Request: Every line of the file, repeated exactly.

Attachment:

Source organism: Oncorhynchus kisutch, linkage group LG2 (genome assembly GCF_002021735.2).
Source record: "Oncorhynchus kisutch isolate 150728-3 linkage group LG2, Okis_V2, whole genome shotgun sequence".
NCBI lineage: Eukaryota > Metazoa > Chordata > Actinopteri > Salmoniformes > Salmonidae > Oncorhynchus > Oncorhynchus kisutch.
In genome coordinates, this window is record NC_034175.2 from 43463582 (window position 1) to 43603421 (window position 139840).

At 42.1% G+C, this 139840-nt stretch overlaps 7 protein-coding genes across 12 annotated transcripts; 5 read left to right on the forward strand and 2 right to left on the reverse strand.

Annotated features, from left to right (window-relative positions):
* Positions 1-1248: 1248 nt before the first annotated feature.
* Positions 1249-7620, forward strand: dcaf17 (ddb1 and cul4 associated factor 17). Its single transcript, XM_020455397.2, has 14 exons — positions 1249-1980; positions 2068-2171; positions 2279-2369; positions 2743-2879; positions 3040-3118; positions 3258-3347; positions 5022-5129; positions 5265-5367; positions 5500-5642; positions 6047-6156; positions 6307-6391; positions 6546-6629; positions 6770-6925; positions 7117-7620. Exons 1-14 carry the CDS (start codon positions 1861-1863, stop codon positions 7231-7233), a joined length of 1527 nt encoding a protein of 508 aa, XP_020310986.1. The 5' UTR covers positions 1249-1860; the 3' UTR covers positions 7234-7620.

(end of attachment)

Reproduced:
Source organism: Oncorhynchus kisutch, linkage group LG2 (genome assembly GCF_002021735.2).
Source record: "Oncorhynchus kisutch isolate 150728-3 linkage group LG2, Okis_V2, whole genome shotgun sequence".
NCBI lineage: Eukaryota > Metazoa > Chordata > Actinopteri > Salmoniformes > Salmonidae > Oncorhynchus > Oncorhynchus kisutch.
In genome coordinates, this window is record NC_034175.2 from 43463582 (window position 1) to 43603421 (window position 139840).

At 42.1% G+C, this 139840-nt stretch overlaps 7 protein-coding genes across 12 annotated transcripts; 5 read left to right on the forward strand and 2 right to left on the reverse strand.

Annotated features, from left to right (window-relative positions):
* Positions 1-1248: 1248 nt before the first annotated feature.
* Positions 1249-7620, forward strand: dcaf17 (ddb1 and cul4 associated factor 17). Its single transcript, XM_020455397.2, has 14 exons — positions 1249-1980; positions 2068-2171; positions 2279-2369; positions 2743-2879; positions 3040-3118; positions 3258-3347; positions 5022-5129; positions 5265-5367; positions 5500-5642; positions 6047-6156; positions 6307-6391; positions 6546-6629; positions 6770-6925; positions 7117-7620. Exons 1-14 carry the CDS (start codon positions 1861-1863, stop codon positions 7231-7233), a joined length of 1527 nt encoding a protein of 508 aa, XP_020310986.1. The 5' UTR covers positions 1249-1860; the 3' UTR covers positions 7234-7620.